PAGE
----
The Heir Apparent is possibly the worst drawing of boobplate I have ever seen, which is impressive, because I’ve been writing this blog a long time and have looked at A LOT of really bad art. First of all, her breastplate seems to also double as a corset, judging by the otherwise impossible narrowness of her torso and waist. More important, however, is the fact that her armor’s boob pods are distended and lemon-shaped, which… you know… just… no. Breasts can be shaped like a lot of things! They’re all different! But NEVER distended protruding lemons, because that’s just not how gravity works. So the stupidity of drawing protruding-lemon boobplate is just staggering.

But of course, boobplate isn’t the only kind of frustratingly sexist character design. That comes in a wide variety of flavors!


A spear and shield fighter who doesn’t wear any goddamn pants! A huntress who punches things with magic fire (?) while wearing a bra and hot pants! A cleric who dual wields crossbows while wearing a drab-colored evening gown that require a lot of garment tape to prevent wardrobe malfunction! An embarrassingly racist Asian elf whose leotard is meant to be sexy but mostly looks like an adult diaper! A lizard person with tits in a bustier[2]! Boobplate is just one tool in an artist’s stupid sexualization tool kit! The number of ways that a female character can be reduced from “heroic avatar” to “sexual object” are almost limitless!


It’s worth noting that this sort of thing can get unintentionally hilarious when you have a particularly egregious example of sexualization in the same 2-page spread as a male cover that is completely covered from wrist to neck to ankle:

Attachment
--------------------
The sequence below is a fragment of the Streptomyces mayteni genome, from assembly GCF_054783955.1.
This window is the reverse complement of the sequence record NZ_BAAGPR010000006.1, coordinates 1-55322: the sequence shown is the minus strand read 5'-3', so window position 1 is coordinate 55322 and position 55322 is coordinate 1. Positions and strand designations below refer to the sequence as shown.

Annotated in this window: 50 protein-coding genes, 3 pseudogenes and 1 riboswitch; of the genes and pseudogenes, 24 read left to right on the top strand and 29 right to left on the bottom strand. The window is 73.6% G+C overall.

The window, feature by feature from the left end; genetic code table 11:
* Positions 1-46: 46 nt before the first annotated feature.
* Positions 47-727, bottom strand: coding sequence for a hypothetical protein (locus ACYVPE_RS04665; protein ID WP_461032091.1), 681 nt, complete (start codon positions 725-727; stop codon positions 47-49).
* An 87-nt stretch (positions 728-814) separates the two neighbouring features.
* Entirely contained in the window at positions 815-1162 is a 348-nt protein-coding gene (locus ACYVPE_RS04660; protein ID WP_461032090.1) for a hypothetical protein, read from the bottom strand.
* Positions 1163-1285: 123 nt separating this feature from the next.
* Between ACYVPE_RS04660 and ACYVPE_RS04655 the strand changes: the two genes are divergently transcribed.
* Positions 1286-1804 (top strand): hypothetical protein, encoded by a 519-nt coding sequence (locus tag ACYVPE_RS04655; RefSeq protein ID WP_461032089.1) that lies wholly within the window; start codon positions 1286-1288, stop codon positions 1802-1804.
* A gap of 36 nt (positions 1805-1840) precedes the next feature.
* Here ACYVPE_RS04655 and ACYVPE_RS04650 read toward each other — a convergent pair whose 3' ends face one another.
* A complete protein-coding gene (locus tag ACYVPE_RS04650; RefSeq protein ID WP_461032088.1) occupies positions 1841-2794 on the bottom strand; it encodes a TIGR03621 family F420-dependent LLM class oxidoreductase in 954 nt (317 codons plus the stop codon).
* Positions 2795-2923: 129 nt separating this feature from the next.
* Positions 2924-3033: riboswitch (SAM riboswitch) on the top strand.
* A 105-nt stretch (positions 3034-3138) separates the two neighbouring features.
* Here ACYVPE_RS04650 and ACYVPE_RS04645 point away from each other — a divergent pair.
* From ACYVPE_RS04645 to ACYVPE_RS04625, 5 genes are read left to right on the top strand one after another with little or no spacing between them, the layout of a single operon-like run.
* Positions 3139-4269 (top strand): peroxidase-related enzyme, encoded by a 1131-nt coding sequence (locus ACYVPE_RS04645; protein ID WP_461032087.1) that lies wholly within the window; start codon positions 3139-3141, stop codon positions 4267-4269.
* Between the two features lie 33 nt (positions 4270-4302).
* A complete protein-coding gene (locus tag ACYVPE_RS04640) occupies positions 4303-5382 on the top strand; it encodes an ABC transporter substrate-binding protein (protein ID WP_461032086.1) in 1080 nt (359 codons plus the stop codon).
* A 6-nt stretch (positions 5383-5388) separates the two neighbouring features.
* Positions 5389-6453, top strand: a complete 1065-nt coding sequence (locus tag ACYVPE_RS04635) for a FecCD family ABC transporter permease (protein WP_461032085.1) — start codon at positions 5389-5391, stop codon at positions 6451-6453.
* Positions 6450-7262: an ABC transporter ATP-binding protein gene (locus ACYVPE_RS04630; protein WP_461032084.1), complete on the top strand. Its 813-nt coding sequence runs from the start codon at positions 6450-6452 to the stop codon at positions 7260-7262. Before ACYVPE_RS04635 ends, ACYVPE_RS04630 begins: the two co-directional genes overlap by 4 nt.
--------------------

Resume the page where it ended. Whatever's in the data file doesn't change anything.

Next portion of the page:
Gross Trend #1a: Impossible breasts

The fact that so many artists insist on needlessly sexualizing the women they draw wouldn’t be nearly so infuriating if they bothered to put in the least bit of effort into understanding 1) how breasts work 2) how gravity works 3) how breasts and gravity work in combination with each other. Breasts are sacs of flesh and fat that hang from the pectoral muscles. This means that they hang down and slightly away from one another. BREASTS DO NOT HAVE THEIR OWN GRAVITY. They don’t pull themselves into perfect spheres. They don’t magnetically stick together to form cleavage without a garment providing A LOT of structure. And gravity pulls them DOWNWARD. Which is why all of the following is just plain inexcusable:


No. No no no NO. The only one of these that is even CLOSE to correct is the halfling on the far right, and even then her breasts are doing some uncanny valley shit where they’re close to correct, but just wrong enough that they’re giving me the heebie jeebies willies.